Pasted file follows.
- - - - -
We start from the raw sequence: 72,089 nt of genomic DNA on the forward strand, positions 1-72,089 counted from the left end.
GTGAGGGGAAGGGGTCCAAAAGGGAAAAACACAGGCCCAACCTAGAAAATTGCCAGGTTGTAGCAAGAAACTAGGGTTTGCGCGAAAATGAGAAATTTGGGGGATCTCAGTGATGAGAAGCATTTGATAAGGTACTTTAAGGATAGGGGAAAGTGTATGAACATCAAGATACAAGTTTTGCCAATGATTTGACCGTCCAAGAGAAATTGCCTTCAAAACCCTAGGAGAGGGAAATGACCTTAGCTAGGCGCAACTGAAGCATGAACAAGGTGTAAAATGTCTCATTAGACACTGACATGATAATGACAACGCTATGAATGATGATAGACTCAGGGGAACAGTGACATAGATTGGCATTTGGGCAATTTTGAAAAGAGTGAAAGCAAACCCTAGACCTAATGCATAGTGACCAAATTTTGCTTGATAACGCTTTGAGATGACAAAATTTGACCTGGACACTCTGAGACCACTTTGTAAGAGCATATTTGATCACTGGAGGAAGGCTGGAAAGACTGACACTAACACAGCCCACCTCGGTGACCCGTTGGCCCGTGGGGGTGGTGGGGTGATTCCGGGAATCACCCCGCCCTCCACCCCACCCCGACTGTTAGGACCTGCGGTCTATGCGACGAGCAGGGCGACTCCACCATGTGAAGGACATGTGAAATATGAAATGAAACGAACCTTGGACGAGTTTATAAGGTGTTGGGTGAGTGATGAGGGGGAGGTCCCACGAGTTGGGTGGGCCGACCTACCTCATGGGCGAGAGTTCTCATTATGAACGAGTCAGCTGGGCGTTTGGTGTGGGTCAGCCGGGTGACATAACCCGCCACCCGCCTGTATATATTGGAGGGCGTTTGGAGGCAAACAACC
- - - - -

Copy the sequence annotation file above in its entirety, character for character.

We start from the raw sequence: 72,089 nt of genomic DNA on the forward strand, positions 1-72,089 counted from the left end.
GTGAGGGGAAGGGGTCCAAAAGGGAAAAACACAGGCCCAACCTAGAAAATTGCCAGGTTGTAGCAAGAAACTAGGGTTTGCGCGAAAATGAGAAATTTGGGGGATCTCAGTGATGAGAAGCATTTGATAAGGTACTTTAAGGATAGGGGAAAGTGTATGAACATCAAGATACAAGTTTTGCCAATGATTTGACCGTCCAAGAGAAATTGCCTTCAAAACCCTAGGAGAGGGAAATGACCTTAGCTAGGCGCAACTGAAGCATGAACAAGGTGTAAAATGTCTCATTAGACACTGACATGATAATGACAACGCTATGAATGATGATAGACTCAGGGGAACAGTGACATAGATTGGCATTTGGGCAATTTTGAAAAGAGTGAAAGCAAACCCTAGACCTAATGCATAGTGACCAAATTTTGCTTGATAACGCTTTGAGATGACAAAATTTGACCTGGACACTCTGAGACCACTTTGTAAGAGCATATTTGATCACTGGAGGAAGGCTGGAAAGACTGACACTAACACAGCCCACCTCGGTGACCCGTTGGCCCGTGGGGGTGGTGGGGTGATTCCGGGAATCACCCCGCCCTCCACCCCACCCCGACTGTTAGGACCTGCGGTCTATGCGACGAGCAGGGCGACTCCACCATGTGAAGGACATGTGAAATATGAAATGAAACGAACCTTGGACGAGTTTATAAGGTGTTGGGTGAGTGATGAGGGGGAGGTCCCACGAGTTGGGTGGGCCGACCTACCTCATGGGCGAGAGTTCTCATTATGAACGAGTCAGCTGGGCGTTTGGTGTGGGTCAGCCGGGTGACATAACCCGCCACCCGCCTGTATATATTGGAGGGCGTTTGGAGGCAAACAACC